First, we need to test how Service B reacts to it’s only dependency, Service E failing. We need to do this for each of the ways that Service E can fail. For instance, any possible error responses that E might return to relay some sort of context-specific error (e.g., 404 Not Found) as well as any possible exceptions that Service B’s RPC client might throw (e.g., Connection Error, Timeout.) .

Similarly, we will also need to repeat this process for each of Service A’s dependencies as well. Starting with Service B, we repeat this process for Service B, C, and then D.

### Second Principle: Permutations of Service’s Direct Dependencies

We also need to test the possible permutations of failures for each services’ direct dependencies. This is done for a very specific reason: the service’s implementation may contain a conditional based on a certain combination of failures.

In this example, it is possible that Service A contains code that performs a very specific action when Service B and Service D fail together for a particular exception type.

Therefore, we also iterate these combinations as well: assuming a single failure, this would result in the combinations (B, C), (B, D), (C, D), and (B, C, D).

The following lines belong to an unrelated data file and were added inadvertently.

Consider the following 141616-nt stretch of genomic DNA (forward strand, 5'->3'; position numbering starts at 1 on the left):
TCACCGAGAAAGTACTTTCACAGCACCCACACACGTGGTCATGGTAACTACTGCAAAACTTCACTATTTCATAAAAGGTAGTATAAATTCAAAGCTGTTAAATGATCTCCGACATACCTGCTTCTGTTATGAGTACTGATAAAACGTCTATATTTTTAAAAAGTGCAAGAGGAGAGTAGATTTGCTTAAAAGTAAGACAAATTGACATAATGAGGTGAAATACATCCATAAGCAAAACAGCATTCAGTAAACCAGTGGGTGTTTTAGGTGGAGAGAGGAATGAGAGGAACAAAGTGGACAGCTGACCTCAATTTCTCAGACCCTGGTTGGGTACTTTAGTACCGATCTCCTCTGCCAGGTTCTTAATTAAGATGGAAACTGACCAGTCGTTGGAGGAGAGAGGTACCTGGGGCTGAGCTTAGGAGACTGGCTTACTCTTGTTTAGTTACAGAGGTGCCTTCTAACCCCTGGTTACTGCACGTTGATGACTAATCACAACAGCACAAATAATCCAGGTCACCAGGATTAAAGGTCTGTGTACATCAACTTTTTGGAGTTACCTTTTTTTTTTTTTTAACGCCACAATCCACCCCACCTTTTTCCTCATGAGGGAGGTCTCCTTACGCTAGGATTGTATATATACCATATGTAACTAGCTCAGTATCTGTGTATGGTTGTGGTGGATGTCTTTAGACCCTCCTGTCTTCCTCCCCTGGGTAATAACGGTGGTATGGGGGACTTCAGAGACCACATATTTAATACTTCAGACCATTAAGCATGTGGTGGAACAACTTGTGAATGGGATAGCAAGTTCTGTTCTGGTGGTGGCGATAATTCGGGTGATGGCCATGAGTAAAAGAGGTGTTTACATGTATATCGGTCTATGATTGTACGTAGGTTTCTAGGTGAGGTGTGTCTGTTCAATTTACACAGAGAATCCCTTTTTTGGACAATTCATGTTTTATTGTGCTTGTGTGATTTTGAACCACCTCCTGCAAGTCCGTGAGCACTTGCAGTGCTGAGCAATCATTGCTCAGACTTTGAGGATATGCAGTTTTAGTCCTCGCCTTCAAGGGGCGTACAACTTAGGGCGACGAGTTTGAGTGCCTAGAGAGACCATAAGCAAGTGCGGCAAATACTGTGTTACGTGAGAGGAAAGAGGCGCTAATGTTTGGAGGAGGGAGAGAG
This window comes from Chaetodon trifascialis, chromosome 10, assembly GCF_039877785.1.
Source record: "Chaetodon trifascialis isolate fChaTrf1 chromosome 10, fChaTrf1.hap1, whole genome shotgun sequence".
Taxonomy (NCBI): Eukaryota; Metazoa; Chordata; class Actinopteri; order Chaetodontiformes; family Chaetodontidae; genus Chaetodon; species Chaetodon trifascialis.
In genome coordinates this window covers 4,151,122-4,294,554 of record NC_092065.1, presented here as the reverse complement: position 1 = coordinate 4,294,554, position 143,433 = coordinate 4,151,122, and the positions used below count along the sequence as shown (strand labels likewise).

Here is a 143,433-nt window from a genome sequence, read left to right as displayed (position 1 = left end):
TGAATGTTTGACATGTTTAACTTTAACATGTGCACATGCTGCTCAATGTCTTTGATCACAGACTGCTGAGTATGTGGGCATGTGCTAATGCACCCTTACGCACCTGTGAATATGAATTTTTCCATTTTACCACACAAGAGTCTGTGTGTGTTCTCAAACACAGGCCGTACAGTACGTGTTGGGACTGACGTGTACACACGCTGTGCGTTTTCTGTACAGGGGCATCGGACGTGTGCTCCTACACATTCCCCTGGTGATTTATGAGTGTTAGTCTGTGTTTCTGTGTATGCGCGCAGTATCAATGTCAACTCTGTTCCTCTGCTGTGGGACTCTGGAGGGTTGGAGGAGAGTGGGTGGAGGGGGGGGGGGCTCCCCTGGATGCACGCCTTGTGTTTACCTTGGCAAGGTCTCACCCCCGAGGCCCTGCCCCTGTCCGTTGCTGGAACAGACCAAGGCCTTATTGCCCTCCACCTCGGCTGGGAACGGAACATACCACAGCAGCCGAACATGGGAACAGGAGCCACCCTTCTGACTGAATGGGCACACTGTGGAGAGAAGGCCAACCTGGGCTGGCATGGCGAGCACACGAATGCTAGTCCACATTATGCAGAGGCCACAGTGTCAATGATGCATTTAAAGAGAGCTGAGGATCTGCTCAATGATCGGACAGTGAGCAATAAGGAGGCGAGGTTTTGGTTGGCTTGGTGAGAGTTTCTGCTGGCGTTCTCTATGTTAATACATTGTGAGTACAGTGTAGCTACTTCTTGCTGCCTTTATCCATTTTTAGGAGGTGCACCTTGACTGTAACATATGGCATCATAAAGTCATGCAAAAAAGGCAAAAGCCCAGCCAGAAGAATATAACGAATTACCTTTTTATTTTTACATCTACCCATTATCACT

But, we’re left with the question: do we need to test the combination where Service E and Service D fail together?

## Dynamic Reduction

This is the basis of our algorithmic optimization for service-level fault injection testing (SFIT) that we call dynamic reduction.

Here’s the intution behind dynamic reduction:

1. We have already tested the effect on Service A when Service D fails.
2. We have already tested the effect on Service B when Service E fails.
3. We have already tested all of the possible failures (and success) outcomes from Service B, as directly observable by Service A.
4. From these known outcomes, we already know what the outcome of this test will be from outcomes we have already observed.